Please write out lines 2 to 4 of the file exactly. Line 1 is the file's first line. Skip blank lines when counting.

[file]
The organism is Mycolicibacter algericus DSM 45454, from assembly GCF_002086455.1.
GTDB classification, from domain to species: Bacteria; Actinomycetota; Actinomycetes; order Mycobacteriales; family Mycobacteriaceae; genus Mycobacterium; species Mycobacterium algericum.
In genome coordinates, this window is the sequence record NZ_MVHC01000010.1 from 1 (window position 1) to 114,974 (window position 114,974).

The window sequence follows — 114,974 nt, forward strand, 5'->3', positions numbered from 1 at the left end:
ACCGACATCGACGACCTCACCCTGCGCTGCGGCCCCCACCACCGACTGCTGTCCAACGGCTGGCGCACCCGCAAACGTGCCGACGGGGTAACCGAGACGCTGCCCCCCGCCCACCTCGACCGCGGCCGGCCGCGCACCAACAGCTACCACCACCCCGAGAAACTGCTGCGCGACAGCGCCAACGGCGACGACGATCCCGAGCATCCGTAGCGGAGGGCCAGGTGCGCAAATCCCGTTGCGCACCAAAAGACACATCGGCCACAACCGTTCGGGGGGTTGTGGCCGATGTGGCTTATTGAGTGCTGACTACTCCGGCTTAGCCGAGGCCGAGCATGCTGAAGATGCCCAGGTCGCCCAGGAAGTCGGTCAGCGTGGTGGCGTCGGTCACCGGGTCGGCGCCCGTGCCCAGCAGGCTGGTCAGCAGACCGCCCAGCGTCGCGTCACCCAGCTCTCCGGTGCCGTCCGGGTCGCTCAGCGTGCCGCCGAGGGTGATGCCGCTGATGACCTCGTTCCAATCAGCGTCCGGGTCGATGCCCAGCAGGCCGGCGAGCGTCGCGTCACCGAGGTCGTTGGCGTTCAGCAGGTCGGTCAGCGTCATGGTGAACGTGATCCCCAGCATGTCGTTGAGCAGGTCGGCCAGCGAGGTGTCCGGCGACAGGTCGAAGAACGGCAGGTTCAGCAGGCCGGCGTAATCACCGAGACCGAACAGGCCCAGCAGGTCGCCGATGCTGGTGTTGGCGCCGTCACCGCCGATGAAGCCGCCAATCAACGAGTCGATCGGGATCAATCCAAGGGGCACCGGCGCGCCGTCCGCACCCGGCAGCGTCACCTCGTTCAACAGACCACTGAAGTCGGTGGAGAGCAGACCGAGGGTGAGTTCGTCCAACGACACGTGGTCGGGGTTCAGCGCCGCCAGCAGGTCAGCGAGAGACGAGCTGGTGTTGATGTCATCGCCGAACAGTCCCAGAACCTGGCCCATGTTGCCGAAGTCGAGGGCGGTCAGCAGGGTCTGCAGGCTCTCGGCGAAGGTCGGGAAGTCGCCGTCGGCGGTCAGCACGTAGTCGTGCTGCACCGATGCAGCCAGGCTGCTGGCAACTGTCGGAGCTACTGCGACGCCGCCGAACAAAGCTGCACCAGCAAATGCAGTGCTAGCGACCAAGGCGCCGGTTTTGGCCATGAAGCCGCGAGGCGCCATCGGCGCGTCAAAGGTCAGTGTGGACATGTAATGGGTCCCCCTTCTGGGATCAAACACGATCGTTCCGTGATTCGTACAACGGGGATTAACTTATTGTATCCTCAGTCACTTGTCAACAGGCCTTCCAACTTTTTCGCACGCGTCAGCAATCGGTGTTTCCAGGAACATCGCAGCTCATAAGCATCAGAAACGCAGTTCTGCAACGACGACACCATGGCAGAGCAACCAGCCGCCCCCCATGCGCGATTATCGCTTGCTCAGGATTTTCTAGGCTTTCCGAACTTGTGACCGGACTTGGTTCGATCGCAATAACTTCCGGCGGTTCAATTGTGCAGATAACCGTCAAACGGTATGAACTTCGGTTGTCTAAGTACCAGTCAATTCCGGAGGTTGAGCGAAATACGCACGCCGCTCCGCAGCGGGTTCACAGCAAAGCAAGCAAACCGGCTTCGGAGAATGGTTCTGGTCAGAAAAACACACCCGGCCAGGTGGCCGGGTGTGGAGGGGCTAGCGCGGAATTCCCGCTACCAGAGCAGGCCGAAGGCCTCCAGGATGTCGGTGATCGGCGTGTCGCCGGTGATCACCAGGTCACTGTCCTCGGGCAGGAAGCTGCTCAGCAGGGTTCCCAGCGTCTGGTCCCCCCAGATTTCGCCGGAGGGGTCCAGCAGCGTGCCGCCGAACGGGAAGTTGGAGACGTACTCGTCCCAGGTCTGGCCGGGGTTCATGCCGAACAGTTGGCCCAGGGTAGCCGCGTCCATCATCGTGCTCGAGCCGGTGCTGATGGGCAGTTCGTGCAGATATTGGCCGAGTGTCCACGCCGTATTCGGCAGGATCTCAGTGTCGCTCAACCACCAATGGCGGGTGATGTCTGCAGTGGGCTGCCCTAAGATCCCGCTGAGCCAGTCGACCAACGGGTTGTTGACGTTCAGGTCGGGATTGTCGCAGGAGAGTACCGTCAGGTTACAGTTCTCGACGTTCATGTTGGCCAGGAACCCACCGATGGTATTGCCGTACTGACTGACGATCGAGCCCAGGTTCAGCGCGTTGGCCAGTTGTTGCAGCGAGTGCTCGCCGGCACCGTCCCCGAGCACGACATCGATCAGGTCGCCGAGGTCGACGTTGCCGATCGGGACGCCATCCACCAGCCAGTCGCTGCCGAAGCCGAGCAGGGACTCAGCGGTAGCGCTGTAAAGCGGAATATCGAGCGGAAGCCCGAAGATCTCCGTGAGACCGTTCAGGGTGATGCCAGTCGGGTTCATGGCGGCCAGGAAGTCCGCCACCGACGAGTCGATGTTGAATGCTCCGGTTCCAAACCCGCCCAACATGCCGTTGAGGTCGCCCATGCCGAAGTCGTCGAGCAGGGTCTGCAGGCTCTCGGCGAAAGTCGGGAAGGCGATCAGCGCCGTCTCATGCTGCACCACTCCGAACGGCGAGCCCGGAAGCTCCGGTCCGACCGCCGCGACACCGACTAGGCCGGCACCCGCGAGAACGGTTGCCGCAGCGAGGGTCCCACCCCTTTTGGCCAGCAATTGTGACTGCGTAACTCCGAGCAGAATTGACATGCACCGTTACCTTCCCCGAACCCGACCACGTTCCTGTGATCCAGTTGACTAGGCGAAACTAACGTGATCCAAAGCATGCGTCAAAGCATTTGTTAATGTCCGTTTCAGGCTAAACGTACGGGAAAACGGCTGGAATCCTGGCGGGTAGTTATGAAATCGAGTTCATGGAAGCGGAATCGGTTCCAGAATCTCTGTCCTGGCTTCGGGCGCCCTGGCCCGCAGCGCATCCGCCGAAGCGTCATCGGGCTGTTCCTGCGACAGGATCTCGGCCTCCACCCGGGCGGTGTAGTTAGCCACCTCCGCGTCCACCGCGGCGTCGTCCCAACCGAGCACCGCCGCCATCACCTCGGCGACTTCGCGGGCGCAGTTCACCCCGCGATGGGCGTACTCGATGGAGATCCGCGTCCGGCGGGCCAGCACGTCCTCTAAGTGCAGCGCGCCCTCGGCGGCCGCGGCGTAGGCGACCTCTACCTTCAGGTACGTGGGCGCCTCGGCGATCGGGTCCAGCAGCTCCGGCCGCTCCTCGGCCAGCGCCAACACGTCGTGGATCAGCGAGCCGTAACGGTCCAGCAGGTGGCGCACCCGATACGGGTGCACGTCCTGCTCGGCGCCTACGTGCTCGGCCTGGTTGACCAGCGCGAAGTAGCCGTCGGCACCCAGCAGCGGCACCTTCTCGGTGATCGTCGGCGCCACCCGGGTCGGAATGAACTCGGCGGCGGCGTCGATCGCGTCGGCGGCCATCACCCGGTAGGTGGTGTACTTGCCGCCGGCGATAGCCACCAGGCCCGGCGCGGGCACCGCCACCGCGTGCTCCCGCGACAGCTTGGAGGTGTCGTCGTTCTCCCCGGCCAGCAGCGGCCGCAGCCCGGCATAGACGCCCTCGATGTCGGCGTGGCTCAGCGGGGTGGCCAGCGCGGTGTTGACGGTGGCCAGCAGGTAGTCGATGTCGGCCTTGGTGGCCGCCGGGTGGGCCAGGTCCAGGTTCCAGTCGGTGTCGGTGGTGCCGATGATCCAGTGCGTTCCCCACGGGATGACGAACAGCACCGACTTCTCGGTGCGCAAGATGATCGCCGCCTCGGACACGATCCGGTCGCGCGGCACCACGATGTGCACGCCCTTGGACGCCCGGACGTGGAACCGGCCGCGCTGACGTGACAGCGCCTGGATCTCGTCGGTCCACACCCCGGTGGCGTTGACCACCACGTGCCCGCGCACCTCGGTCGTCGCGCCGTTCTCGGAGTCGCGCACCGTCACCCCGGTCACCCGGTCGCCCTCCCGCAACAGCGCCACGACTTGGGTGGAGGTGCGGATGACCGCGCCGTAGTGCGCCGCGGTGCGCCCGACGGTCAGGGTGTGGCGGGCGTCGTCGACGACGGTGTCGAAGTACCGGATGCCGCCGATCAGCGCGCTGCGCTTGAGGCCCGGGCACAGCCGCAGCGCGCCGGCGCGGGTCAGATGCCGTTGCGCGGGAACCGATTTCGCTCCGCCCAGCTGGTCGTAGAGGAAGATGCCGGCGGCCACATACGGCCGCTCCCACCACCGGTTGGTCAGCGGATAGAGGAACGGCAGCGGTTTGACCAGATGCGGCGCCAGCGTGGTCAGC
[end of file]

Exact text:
GTDB classification, from domain to species: Bacteria; Actinomycetota; Actinomycetes; order Mycobacteriales; family Mycobacteriaceae; genus Mycobacterium; species Mycobacterium algericum.
In genome coordinates, this window is the sequence record NZ_MVHC01000010.1 from 1 (window position 1) to 114,974 (window position 114,974).

The window sequence follows — 114,974 nt, forward strand, 5'->3', positions numbered from 1 at the left end: